Tuesday, 06 September 2016 23:55

‘Turbo-charger’ for sheep milk sector

Written by  Pam Tipa
Spring Sheep chief Scottie Chapman and Primary Industries Minister Nathan Guy toast the new sheep milk PGP project. Spring Sheep chief Scottie Chapman and Primary Industries Minister Nathan Guy toast the new sheep milk PGP project.

The dairy sheep industry in New Zealand will be "turbo-charged" by a new $31.39 million Primary Growth Partnership (PGP), the Primary Industries Minister, Nathan Guy, claims.

Guy says the Sheep Horizons Three PGP programme will take the industry from revenues of about $10 million a year to $200m-$700m by 2030.

However, one MPI estimate puts that figure at $100m. The industry would only grow to about $33m by 2030 without the PGP programme aiming to deliver a market driven end-to-end value chain, according to this estimate.

MPI will put $12.56m (40%) into the new programme, and Spring Sheep Milk Co $18.83m – a total of $31.39m over its six year life.

Spring Sheep Milk Co is a 50/50 partnership between Landcorp and several NZ investors through SLC Ventures LP.

Spring Sheep Milk Co chief executive Scottie Chapman believes there is significant and growing demand for sheep milk, especially from Asia, where consumers like its nutritional value, flavour and digestibility.

"To achieve a sheep milk industry delivering domestic and export returns in the upper range of $700m, NZ will need up to 55 farms managed by farmers with specific sheep milking expertise," he says.

"The current farming model in NZ won't achieve this, which is why this joint investment by ourselves and MPI is so critical."

Spring Sheep Milk Co operates one farm with around 4000 East Friesian sheep, near Taupo.

MPI and Spring Sheep Milk Co are now negotiating a contract so the programme can formally begin.

MPI director-general Martyn Dunne says MPI wants to ensure the programme has wider benefits. It will look at genetics and other issues that enable the programme to be truly of national benefit. It has a programme for marketing and development, research and genetics.

"It also includes developing farming and environmental systems, which are topical these days, as is the social licence to be able to carry it out. They will be building the right capability and skills required for successful dairy sheep farming in NZ," Dunne added.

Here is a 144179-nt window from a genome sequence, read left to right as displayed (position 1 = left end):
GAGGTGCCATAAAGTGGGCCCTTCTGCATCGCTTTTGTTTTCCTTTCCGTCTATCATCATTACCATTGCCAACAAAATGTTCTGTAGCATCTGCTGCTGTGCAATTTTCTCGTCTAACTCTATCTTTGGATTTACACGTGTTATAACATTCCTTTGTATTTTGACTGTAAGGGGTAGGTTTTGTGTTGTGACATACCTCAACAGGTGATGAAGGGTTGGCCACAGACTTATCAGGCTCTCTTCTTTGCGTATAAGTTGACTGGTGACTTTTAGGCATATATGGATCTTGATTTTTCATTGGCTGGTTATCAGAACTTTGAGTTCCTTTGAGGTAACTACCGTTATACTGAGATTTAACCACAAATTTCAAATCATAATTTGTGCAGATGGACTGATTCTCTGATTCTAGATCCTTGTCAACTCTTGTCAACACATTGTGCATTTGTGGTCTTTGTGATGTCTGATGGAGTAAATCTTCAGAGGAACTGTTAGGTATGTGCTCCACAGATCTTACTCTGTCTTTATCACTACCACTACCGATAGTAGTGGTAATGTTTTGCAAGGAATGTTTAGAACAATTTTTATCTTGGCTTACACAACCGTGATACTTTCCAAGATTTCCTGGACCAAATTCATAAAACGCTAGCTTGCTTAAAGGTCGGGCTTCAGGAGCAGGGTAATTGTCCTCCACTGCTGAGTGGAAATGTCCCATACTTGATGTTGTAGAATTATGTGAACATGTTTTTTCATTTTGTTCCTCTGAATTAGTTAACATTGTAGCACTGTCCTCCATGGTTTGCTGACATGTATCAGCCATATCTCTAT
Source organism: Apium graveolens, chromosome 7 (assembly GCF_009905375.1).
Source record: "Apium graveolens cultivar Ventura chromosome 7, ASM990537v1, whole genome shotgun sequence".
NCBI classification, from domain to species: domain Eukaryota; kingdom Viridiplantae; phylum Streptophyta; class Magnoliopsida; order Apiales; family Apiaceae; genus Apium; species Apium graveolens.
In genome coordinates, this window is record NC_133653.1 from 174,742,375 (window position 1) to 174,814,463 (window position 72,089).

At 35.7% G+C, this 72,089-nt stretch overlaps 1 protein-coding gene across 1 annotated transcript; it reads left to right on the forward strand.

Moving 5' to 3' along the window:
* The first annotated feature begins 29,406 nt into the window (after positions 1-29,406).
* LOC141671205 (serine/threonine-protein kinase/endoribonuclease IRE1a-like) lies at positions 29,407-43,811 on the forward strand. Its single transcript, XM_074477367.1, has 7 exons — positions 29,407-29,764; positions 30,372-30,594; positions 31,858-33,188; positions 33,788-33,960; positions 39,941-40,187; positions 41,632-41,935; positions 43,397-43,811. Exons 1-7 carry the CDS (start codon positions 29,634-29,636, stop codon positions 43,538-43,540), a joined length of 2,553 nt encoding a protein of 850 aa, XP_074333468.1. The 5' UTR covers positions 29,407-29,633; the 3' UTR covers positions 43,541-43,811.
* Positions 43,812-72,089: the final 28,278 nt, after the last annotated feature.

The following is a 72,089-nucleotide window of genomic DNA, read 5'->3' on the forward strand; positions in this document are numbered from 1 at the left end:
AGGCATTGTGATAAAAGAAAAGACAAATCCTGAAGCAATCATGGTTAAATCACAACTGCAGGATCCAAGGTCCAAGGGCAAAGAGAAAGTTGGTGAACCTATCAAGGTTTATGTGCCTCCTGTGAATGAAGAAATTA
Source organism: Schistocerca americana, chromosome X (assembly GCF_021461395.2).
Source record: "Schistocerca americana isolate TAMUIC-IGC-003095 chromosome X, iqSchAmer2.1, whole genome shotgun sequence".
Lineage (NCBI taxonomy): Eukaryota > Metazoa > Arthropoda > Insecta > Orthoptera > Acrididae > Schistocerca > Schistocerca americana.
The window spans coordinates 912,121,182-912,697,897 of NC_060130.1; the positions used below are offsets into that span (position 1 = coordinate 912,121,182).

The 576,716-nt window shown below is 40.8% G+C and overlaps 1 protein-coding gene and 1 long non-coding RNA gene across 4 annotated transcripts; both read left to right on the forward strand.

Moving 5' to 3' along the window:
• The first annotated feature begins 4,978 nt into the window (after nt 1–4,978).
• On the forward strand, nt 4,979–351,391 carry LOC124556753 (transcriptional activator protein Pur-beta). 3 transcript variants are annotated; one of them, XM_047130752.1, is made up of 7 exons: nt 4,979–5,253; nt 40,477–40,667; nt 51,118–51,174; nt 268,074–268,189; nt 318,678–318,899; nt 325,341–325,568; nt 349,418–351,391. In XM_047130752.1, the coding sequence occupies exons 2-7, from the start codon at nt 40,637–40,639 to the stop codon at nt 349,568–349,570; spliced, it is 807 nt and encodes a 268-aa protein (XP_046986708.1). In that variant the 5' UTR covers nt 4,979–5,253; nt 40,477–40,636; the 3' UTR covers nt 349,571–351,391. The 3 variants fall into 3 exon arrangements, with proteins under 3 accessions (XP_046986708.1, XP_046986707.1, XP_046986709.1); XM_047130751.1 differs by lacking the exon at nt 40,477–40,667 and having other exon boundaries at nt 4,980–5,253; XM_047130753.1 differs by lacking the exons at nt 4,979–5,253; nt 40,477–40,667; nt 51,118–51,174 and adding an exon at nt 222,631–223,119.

"I am certain we will develop a stream of people with specific skills in NZ in the sheep milk industry that will grow and benefit in the wider sense not only primary industries but dairy in its broader sense."

It also includes developing the land farming component, in which Landcorp will play a large role.

Chapman told the launch of the project in Auckland recently that they have a unique opportunity to strengthen NZ farming by getting it right in the market first. They will match the product to consumer demands and work backwards.

Sheep milk is worth at least $10 billion per annum globally and is growing at 10% globally.

Guy says NZ now produces about 160L/ewe/year and there is opportunity to grow by at least an extra 100L/ewe/year. However, the current NZ cost structure is higher than in other countries.

"There's opportunity to drive those costs down and increase the sale price by about $1/L."

Genetic development is an exciting opportunity – developing a strong multiplier NZ flock.

"The flock size and genetic pool in NZ is not great. If we are going to turbo-charge that we need to get the right size, get some AI, get some embryos in and grow the size of our nucleus."

Guy says the NZ industry needs to look at a prototype for housing, the best pasture species, work the animal husbandry model, develop onfarm trialling and produce a technical manual.

There will be open field days for NZ farmers to get involved and engaged.

The market insights will put the consumer at the centre plus developing high value products.

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